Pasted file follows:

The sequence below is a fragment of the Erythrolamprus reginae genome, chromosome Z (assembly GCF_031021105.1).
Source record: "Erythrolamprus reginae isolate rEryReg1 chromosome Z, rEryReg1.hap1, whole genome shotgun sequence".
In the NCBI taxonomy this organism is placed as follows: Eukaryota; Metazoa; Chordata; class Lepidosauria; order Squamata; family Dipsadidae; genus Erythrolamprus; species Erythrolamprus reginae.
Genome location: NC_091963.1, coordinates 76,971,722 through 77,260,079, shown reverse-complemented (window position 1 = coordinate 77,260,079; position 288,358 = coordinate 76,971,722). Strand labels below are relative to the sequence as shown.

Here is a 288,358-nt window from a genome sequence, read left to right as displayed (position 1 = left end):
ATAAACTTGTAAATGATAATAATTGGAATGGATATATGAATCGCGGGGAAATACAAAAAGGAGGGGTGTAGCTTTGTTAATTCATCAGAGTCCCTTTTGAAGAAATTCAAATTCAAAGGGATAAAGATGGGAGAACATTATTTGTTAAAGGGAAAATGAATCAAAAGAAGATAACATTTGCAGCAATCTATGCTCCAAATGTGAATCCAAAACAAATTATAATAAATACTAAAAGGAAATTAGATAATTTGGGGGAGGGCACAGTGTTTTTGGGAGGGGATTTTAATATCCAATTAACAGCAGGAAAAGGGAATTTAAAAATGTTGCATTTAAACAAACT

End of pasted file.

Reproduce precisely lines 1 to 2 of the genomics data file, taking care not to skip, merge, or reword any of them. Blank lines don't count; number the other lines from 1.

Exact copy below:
The sequence below is a fragment of the Erythrolamprus reginae genome, chromosome Z (assembly GCF_031021105.1).
Source record: "Erythrolamprus reginae isolate rEryReg1 chromosome Z, rEryReg1.hap1, whole genome shotgun sequence".